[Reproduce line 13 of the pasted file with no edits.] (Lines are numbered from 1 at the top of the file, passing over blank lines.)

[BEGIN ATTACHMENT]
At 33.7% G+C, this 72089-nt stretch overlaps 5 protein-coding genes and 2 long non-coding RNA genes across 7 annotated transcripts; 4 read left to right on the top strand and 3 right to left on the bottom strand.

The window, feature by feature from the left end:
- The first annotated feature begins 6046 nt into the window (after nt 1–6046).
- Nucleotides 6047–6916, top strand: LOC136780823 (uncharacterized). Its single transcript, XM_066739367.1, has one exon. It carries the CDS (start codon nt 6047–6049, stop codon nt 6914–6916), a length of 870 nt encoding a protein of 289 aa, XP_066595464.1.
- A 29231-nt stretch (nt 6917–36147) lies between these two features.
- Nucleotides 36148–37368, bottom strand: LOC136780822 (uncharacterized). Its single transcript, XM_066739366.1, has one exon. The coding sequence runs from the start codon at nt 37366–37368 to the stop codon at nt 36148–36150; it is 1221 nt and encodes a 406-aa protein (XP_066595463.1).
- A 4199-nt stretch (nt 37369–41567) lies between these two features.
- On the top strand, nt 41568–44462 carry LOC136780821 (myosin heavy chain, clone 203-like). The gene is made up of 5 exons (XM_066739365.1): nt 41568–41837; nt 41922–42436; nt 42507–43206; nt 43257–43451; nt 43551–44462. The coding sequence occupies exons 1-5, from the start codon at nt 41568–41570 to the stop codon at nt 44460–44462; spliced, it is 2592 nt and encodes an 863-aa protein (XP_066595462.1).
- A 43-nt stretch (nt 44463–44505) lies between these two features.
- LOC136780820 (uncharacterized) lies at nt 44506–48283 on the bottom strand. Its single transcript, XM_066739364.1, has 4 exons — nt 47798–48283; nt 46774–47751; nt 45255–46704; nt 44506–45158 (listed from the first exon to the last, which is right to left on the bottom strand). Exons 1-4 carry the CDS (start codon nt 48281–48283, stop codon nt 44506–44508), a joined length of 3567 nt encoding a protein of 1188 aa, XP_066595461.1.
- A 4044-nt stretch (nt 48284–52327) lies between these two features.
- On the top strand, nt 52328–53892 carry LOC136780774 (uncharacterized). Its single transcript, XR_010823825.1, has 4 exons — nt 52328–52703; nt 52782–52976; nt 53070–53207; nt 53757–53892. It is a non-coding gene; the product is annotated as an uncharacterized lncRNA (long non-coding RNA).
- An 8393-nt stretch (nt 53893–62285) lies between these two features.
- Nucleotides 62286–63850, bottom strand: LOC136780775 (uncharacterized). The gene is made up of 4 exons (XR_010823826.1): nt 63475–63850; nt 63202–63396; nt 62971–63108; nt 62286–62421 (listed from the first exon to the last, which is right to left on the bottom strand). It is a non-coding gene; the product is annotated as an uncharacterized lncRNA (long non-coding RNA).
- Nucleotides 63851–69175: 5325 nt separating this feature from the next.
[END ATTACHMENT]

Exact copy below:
- An 8393-nt stretch (nt 53893–62285) lies between these two features.